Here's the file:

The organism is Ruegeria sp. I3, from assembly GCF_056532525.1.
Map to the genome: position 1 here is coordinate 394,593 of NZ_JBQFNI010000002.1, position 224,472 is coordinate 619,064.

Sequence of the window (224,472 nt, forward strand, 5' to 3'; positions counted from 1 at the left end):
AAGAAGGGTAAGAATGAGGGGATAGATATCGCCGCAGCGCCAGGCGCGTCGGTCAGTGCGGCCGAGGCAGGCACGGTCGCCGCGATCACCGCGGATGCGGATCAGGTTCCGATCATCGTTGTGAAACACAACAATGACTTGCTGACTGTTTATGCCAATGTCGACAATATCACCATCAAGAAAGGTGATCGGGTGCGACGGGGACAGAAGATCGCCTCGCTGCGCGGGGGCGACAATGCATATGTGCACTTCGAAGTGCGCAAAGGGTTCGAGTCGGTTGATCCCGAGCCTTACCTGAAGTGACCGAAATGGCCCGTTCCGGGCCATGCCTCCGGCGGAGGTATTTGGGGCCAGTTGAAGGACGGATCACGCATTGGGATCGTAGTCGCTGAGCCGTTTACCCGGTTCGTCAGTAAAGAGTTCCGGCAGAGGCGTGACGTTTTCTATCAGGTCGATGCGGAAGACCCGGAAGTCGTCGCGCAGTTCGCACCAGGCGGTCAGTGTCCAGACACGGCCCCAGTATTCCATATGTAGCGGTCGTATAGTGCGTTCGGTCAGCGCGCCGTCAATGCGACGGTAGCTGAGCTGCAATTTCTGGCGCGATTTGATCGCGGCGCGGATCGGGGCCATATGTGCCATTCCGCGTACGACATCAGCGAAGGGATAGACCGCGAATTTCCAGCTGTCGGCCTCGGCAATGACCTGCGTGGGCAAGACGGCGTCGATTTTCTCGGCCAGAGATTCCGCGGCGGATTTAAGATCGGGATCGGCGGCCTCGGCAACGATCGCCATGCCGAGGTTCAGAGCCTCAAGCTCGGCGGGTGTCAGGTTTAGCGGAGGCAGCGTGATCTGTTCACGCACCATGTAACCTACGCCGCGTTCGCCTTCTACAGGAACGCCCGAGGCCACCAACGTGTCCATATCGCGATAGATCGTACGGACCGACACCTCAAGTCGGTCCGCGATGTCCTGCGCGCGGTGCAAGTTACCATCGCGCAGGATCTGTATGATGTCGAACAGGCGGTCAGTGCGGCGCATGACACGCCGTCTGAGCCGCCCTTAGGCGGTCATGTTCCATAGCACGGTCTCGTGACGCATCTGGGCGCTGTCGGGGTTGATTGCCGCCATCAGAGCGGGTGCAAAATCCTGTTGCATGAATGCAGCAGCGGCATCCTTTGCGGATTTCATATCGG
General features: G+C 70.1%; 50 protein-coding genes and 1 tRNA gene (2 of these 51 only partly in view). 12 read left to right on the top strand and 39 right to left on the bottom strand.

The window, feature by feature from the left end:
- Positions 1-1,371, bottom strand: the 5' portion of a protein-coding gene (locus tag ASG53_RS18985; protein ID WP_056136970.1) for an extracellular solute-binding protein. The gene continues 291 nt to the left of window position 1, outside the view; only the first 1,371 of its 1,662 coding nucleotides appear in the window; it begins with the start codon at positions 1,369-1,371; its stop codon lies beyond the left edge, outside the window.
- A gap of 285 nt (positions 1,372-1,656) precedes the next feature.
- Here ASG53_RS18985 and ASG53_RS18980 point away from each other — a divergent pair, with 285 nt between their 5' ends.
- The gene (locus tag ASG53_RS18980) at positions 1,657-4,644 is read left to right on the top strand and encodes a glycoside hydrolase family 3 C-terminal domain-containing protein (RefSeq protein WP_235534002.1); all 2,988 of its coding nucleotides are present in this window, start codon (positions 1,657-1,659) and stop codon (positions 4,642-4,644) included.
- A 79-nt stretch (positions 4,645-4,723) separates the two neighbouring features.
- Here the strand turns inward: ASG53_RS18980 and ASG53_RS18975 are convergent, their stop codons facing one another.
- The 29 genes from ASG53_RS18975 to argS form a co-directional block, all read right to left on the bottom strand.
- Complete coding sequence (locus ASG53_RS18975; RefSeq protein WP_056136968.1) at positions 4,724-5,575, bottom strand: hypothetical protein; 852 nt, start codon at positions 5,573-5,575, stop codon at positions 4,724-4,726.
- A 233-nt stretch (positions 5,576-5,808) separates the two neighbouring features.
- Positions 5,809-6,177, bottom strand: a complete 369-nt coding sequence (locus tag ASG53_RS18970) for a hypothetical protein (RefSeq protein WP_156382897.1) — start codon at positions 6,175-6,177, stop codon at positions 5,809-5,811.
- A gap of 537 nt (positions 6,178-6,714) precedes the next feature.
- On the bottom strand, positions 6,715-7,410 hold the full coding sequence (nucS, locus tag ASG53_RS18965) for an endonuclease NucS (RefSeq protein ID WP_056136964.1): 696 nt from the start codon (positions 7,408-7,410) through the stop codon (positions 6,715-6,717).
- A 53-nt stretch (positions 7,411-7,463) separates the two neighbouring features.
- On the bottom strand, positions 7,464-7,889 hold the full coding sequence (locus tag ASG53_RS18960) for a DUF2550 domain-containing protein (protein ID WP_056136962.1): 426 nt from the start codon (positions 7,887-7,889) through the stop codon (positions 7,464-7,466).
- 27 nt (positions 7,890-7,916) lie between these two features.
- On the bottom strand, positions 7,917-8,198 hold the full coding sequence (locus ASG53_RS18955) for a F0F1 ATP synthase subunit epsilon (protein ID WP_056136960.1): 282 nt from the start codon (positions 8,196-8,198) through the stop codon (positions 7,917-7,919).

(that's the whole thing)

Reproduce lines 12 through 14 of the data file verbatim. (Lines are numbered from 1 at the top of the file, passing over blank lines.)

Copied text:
- Here the strand turns inward: ASG53_RS18980 and ASG53_RS18975 are convergent, their stop codons facing one another.
- The 29 genes from ASG53_RS18975 to argS form a co-directional block, all read right to left on the bottom strand.
- Complete coding sequence (locus ASG53_RS18975; RefSeq protein WP_056136968.1) at positions 4,724-5,575, bottom strand: hypothetical protein; 852 nt, start codon at positions 5,573-5,575, stop codon at positions 4,724-4,726.